Novels like Justin Cronin’s The Passage (which has made it into my top ten horror novels) purport that our warlike tendencies will turn against us.  If it isn’t human nature, movies like M. Night Shyamalan’s “The Happening” try to convince us that it will be Mother Nature that will do us in.  And while there may be those who say the Mayans weren’t taking leap years into account, the abundance of movies and documentaries on 2012 tells me that many of us won’t be able to breathe easy until we’ve passed this holiday season without finding ourselves fighting to get on a modern day Noah’s ark with a bunch of rich assholes… and John Cusack.

[A related sidenote:  Speaking of rich assholes and news as fodder for fiction, as a horror writer, one of my favorite photos from the Occupy Wall Street movement was a woman holding a sign which read: “One day the poor will have nothing left to eat but the rich.”  It was enough to spur me to write my own story centered around the movement entitled The Golden Parachute.]

So fortunately for us horror writers, the words of General Kurtz still ring true today.  “The horror!  The horror!”  The fears on which we can play are a simple click of the mouse or remote control away.  In addition, writers and fans alike are now being able to reap the rewards of the e-revolution in publishing, a movement that is giving even more fuel to the proverbial fires.  Whereas not that long ago, I would’ve said we were witnessing the unfortunate death of the short story as an art form, now I would say we are seeing a rebirth (something Stephen King made a plea for ten years ago in the introduction to his own collection Everything’s Eventual).  A recent search on Amazon for “horror short stories” brought 19,166 results.  And if you want more bangs (or fangs) for your buck, the rise in popularity of small press and independent publishing means horror audiences are getting the chance to see short stories via anthologies such as this one from fresh new talent that might not have the opportunity to get their work read otherwise.

So now if you’ll excuse me, I’m going to get stocked up on candles, shotgun shells and canned goods, because you never know when everything is going to go to hell, and I want enough supplies to at least finish reading Somewhere in the Shadows.

What do I want from you?

– Thoughts?  Have there been any anthologies that you’ve picked up recently that have really blown you away?  I always like recommendations.

– If you knew the world was going to end in 24 hours, what would you do? (Keep it somewhat clean, people.  My parents read this blog.  They’re not prudes, but still… 🙂 )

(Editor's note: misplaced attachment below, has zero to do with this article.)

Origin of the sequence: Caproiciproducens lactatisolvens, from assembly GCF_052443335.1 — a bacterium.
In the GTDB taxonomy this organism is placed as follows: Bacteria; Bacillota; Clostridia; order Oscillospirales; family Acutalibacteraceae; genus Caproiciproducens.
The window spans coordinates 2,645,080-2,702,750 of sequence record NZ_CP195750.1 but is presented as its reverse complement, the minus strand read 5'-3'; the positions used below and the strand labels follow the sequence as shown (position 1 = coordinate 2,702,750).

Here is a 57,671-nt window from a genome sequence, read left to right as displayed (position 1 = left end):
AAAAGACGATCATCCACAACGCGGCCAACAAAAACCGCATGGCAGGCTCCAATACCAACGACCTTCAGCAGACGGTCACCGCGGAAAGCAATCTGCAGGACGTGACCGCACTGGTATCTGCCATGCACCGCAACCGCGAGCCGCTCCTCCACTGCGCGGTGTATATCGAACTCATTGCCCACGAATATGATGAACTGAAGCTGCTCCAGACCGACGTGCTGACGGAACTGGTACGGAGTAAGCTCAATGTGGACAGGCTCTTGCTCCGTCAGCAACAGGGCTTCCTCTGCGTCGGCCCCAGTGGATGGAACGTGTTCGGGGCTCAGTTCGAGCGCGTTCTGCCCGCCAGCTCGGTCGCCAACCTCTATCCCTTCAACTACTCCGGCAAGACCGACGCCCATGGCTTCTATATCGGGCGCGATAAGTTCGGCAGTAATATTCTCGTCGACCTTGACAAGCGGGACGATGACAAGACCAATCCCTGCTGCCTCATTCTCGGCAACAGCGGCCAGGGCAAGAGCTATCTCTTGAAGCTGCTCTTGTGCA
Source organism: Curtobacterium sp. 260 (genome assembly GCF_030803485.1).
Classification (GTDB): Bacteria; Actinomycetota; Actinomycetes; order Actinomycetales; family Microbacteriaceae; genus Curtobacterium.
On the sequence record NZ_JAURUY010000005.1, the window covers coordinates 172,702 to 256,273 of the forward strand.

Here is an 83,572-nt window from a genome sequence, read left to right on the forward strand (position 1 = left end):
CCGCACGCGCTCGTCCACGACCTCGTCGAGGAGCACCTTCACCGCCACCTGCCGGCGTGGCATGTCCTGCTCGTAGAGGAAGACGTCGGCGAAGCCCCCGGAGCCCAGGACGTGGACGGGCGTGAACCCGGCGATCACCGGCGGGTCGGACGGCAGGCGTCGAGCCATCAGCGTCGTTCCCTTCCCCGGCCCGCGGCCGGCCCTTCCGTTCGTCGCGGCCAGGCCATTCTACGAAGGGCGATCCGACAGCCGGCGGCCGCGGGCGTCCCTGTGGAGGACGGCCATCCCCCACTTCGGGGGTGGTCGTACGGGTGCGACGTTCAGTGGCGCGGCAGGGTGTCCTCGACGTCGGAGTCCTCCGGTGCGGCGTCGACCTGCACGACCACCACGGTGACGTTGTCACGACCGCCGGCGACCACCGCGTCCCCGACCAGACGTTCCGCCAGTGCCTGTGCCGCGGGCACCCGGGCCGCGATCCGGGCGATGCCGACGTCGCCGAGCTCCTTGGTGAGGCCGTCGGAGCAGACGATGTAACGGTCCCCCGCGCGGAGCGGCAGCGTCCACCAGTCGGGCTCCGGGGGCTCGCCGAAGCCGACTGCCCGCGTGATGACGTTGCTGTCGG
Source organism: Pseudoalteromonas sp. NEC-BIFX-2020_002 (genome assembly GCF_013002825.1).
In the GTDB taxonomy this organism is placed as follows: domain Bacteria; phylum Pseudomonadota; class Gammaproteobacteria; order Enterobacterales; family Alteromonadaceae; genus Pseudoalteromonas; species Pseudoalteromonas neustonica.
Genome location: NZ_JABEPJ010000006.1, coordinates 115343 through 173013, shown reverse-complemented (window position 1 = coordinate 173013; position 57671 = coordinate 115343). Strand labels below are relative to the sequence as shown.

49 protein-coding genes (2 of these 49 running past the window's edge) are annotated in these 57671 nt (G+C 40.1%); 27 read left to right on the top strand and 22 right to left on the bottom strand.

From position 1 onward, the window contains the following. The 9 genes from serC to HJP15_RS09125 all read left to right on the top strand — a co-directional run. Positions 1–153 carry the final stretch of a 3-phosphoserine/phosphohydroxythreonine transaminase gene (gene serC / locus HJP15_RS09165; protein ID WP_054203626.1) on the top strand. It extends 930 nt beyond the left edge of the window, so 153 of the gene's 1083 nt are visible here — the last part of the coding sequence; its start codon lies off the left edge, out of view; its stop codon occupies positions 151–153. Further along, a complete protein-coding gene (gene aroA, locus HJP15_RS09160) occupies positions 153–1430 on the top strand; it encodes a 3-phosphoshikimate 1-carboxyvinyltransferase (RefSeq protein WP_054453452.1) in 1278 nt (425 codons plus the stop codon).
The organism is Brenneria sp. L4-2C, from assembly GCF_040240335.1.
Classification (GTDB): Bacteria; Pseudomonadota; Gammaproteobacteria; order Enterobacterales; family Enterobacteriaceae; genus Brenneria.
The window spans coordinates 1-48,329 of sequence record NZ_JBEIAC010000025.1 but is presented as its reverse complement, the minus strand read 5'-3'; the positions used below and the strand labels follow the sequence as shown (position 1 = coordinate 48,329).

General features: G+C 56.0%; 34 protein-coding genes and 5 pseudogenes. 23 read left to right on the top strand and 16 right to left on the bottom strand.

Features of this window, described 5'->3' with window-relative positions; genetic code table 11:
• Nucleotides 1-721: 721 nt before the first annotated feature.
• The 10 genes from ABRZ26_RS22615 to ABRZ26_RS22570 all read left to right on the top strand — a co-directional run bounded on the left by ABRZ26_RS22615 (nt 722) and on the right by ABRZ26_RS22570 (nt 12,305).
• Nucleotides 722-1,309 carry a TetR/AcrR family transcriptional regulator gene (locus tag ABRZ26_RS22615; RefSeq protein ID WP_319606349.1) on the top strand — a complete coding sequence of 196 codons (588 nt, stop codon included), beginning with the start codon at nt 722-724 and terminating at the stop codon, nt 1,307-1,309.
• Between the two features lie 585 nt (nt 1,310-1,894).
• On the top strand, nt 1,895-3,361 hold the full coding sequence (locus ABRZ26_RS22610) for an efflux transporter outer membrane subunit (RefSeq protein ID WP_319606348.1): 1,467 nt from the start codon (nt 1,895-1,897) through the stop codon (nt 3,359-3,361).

– Otherwise, I’ll see you in three weeks.  I promise.

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10 thoughts on “Waiting for the Lights to Go Out: On the state of horror… and the world?

  1. Ah, but we don’t know how, and in what sense, the world is going to end, do we? Environmental apocalypse? Economic meltdown? Asteroid strike? Nuclear armagedon? Zombie attack? It makes it a little difficult to prepare or know what to do.

    If ‘the end of the world’ entailed the end of all life, there’d be very little to do except perhaps get riotously drunk – but perhaps that’s just a typically British point of view (we love our booze). If, on the other hand, it meant the end of an economic or political set-up, we might have a chance, so I’d make frantic last-minute (and probably doomed) attempts to prepare myself for the worst.

    I’m glad you posted today, Paul. I enjoy your blog, and if tomorrow never comes at least I’ll have read your last post!

    1. Yes, I should’ve been more specific to either a Y2K type end, or a more apocalyptic. I would probably say riotously drunk would work either way 🙂

      Thanks for your kind words. Glad you stopped by. Hope all is going well for you.

  2. As long as we [humans] remain the apex specie on the planet which, by the way, is OK by me, the end of THE world as we know it may just be the end of OUR world as we know it. As such, with the exception of the most creative of minds, we will only be capable of forseeing it in OUR own socio-economic-religious-political terms. As the great “funny paper” comic, Pogo, once said: “I have seen the enemy and he is us.” Ahhh, but death by zombie…who’d have ever seen that one coming ? Or, is that so different from us in our worse moments? So, here’s to us in our better moments. Keep on !

    1. I’ve often wondered that myself. Back in the 90’s when bumper stickers were prevalent saying things like, “Save the Earth,” etc…, I wanted to create a sticker that said, “The Earth will take care of itself. Save the people!” 🙂

      Thanks for the comment. Sorry I’m so delayed in getting to a response.

  3. I have picked up a few anthologies lately (I got a Kindle for Christmas)–the Best American Horror 2012, etc.–but haven’t had time to read them yet. I have been reading Clive Barker’s “Books of Blood”, which is fascinating. I
    also read Robert Bloch’s “Psycho”, which is even more fascinating.